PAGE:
Karen raises an interesting question: Are email lists “so twentieth century”?

This arose from a Publib discussion that moved somehow from providing wifi (a seeming no brainer to some; a big issue for others) to use of listservs by 21st century “young librarians.”

I’m not 100% clear where Karen sees this trend coming from. She says email and social software, but I haven’t seen that many of my listservs trend downwards in traffic based on new social software. Currently I read: MedLib, Music Library Association, PubLib, NGC4LIB, NewLib (when it doesn’t give me an ulcer–more on that later), ALSC and I mod for NexGenLib. This is in addition to any ALA lists that seem rather compulsive and job lists that wouldn’t push to RSS.

I’m mostly a list reader. I’ve chime in if I think it’s worth it (and Brian doesn’t beat me to the punch with a good point) but mostly it’s passive. I skim a lot, skipping things if I don’t find them particularly useful to me. It helps that I read very fast and have grown up on forwarded emails. For me, it’s education well beyond the classroom. I’m still shy of thirty and right now–some of these voices are like having an extra set of mentors. I get to see the opinions not only of the people doing library service in a public library, but also in highly specialized libraries. I get to follow along on discussions of where our future insofar as new catalogs are going (although a lot of it is right over my head…which annoys me some days). I get to have an opinion right up there with the movers and shakers.

There are days when I just glut delete– if it’s really important, it will come back around. It’s a listserv–not an email from my best friend. But it’s also a social tool for me. I have a number of good friends who have become so via listservs. I collected tons of job information about Chicago before I moved there. I’ve even participated in a listserv meet up at an ALA conference. Insta-friends (shaken gently, with an extra olive)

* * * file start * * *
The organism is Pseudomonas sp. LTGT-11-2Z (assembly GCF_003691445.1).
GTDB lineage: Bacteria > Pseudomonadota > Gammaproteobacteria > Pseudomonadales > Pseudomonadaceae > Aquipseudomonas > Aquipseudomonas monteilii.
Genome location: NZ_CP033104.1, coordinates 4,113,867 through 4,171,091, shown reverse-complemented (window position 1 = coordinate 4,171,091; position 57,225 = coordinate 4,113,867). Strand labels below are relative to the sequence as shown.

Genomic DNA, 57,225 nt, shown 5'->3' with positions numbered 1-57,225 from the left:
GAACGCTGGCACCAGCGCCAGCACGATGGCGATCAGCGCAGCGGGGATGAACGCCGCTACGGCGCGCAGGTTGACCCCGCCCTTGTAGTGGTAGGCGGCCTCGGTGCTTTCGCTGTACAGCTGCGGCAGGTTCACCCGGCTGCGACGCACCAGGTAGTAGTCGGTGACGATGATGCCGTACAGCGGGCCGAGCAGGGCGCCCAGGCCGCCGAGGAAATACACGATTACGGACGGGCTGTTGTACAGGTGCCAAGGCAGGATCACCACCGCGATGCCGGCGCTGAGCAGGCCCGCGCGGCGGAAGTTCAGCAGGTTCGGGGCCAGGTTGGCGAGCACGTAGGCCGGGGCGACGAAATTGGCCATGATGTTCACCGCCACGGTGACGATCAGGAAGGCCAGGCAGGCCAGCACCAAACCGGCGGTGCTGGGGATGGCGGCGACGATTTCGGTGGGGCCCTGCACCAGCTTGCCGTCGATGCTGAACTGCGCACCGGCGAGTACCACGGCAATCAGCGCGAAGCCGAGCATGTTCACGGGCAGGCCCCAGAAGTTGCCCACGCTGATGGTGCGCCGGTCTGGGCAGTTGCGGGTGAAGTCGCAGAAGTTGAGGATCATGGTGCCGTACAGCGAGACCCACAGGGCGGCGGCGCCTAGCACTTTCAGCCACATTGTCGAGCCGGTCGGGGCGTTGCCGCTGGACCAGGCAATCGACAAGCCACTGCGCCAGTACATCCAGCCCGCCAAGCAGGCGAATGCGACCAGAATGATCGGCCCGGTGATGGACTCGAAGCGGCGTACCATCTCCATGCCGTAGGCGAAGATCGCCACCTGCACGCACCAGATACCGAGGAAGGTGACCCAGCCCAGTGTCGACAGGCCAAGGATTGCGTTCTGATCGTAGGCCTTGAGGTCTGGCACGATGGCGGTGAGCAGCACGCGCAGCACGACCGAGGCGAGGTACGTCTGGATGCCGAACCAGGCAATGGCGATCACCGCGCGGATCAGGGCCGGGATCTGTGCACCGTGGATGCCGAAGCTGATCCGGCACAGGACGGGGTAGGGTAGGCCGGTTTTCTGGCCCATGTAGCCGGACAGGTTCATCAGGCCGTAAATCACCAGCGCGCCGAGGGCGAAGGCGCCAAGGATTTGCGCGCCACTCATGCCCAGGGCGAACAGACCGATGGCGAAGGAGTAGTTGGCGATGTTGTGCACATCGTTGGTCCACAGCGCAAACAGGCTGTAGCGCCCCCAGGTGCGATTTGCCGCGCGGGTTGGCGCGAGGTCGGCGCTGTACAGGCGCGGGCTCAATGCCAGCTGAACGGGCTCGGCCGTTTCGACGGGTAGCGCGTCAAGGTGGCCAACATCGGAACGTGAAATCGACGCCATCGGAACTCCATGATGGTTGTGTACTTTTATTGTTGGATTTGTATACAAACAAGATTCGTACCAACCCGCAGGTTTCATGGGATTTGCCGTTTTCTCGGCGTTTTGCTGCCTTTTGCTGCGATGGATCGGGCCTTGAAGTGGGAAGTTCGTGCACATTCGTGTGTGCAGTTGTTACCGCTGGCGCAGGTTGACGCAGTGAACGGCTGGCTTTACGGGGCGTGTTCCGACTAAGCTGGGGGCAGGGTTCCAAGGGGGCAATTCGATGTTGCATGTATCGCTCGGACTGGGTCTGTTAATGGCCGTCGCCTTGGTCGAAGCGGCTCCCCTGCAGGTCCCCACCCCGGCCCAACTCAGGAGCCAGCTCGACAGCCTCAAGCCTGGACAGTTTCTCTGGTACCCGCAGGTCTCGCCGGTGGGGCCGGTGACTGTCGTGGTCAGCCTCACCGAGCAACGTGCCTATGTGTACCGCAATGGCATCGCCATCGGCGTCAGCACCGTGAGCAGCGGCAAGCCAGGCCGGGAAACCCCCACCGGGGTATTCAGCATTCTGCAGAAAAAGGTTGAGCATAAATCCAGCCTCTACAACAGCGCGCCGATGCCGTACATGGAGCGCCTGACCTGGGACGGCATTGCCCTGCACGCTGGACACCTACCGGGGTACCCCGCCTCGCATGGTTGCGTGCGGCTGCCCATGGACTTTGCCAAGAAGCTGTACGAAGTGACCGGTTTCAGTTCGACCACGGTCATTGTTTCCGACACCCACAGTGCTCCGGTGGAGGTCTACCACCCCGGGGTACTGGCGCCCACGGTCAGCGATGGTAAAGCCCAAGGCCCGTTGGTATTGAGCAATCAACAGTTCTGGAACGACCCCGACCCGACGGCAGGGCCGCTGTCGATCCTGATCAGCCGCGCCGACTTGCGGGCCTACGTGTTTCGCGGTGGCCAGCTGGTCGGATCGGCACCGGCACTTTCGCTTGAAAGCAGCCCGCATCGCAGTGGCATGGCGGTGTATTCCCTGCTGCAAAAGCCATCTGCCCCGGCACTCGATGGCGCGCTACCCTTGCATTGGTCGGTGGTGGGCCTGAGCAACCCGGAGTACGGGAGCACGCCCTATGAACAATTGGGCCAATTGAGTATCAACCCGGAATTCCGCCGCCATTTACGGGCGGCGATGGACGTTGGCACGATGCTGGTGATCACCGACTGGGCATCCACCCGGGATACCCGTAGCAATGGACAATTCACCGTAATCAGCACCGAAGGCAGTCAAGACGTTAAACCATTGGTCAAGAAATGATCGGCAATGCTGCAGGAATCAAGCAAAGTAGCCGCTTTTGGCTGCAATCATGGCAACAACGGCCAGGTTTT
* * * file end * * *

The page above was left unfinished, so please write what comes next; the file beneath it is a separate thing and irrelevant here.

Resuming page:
Karen makes a point that many listservs are a few voices with varying opinions thrown in by a greater body. Publib is a perfect example of this–but there is enough variety in the voices that for me, while I’m gleaning tips from people I may never meet, I’m getting a handle on a number of personalities and viewpoints. There are a few of the more stringent voices on NewLib who–if pressed–I could probably identify blindfolded if we introduced a hot topic. And certainly I wish John Berry would provide a better look at the conversations we have rather than defaulting to quoting the most incendiary voice of the bunch. Seriously, John, most of us understood why ALA might not want an MLS in the usability testing– do you recall that on the line up for required classes in near recent past? (Although–for some directors it might be a nice addition!) I like the conversation over at Jess’s much better for that particularly topic.

Personally, I don’t see myself leaving many of the lists soon. Certainly topics are repeated and occasionally beaten to death or point of ulcer. Of course there will be the one person who takes any post I make the wrong way and proceeds to completely spoil my afternoon (at least until I can find chocolate) but for me, it’s a great way to find a discussion between people who are doing this stuff daily. Who aren’t even professional writers. These are places I’m less hesitant to ask questions. And it’s easier to watch from the sidelines than many of our other social networking tools, I think, where joining may restrict us to only those we know and can “friend.”

So I, Karen, am a 21st century librarian, diploma still on the new side (has it really been 3 years?) and I listserv. See you on Publib!